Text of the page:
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Re: Friction and cross pollination

From: Robin Berjon <robin@berjon.com>
Date: Mon, 17 Oct 2011 12:34:19 +0200
Cc: "www-tag@w3.org" <www-tag@w3.org>, Mike Champion <Michael.Champion@microsoft.com>, Norm Walsh <ndw@nwalsh.com>
Message-Id: <84896441-4AF5-40E0-AFC9-7605A466A042@berjon.com>
To: Noah Mendelsohn <nrm@arcanedomain.com>
On Oct 14, 2011, at 20:31 , Noah Mendelsohn wrote:
> Michael Champion posted this to the public-html-xml mailing list, but it includes some suggestions directed to the TAG, so I'm relaying it here.
> 
> -------- Original Message --------
> Subject: Re: Friction and cross pollination
> From: Michael Champion <Michael.Champion@microsoft.com>
> 
> Editorializing a bit  I think it's time to retire the pattern of the TAG
> causing the creation of Task Forces to dig deep into topics that interest
> them but they don't have the bandwidth to pursue.  Instead, those people
> in the TAG or Team or wider community who see an unmet need or envision a
> better solution should propose a community group, see if there is critical
> mass to explore the idea, and if the group comes up with a compelling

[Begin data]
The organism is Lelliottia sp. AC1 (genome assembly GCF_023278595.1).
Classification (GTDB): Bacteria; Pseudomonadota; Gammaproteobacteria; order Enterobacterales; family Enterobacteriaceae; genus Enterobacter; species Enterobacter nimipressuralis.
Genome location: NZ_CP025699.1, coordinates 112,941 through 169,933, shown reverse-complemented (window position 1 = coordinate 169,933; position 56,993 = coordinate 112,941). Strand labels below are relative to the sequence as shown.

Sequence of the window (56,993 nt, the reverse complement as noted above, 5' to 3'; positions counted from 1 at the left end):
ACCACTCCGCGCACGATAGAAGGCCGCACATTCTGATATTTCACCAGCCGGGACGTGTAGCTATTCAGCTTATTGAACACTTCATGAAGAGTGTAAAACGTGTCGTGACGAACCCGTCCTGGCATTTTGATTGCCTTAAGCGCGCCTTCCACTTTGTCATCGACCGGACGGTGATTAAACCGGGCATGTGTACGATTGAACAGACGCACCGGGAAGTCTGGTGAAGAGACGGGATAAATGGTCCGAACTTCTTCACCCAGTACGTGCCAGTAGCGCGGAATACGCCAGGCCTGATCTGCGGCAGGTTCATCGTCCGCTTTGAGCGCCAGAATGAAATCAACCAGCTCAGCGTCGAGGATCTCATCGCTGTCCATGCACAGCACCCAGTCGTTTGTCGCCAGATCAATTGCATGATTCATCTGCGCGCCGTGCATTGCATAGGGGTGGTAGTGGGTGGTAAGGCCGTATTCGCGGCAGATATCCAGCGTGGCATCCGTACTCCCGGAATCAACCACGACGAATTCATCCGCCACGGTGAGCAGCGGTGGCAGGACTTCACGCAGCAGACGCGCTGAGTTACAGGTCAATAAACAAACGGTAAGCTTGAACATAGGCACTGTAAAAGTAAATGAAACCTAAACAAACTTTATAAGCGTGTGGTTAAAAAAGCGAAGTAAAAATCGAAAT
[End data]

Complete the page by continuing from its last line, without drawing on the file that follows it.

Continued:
> solution THEN propose it to a WG to standardize.  That will reduce the
> number of as-yet unsolvable problems that get put into TF or WG charters
> while giving the people with the vision and determination to solve them
> anyway a place to do so (or not) unimpeded by the skeptics.

I'm a big fan of community groups, but I don' think that they are meant to replace TAG TFs. If there is momentum in the broader community to get a given topic in motion, then by all means that group should be left to self-organise, potentially with liaison from the TAG (in the form of having a TAG member simply join the CG) if it's relevant. But on some topics, that kind of self-organisation does not emerge, and in those situations I think that it makes a lot of sense for the TAG to create a TF. Reasons for this include (in no particular order):

     The Web is big and it is difficult for any nine people to know enough of the nitty gritty details of all aspects to produce optimally informed output  asking for help on specific topics is therefore a strength and not a weakness, and IMHO should be encouraged.

     Some key people are often more likely to accept to contribute if asked by the TAG than in a random CG. I'm pretty certain that some of the key participants in the TF wouldn't have joined a CG on the topic and only accepted because they were asked nicely by the right people.

     Expectations and targets matter in setting the tone for work. I think that people are more likely to be primed with consensus-mindedness for TAG-initiated work. I found the HTML/XML TF to be pretty much efficiently polite throughout which is not exactly my experience of similar discussions in the broader community.

     It would be desirable for the TAG to produce more (finalised) written output. Again, there's only so much you can type with nine people who have other things to do.

-- 
Robin Berjon - http://berjon.com/ - @robinberjon
Received on Monday, 17 October 2011 10:34:51 GMT

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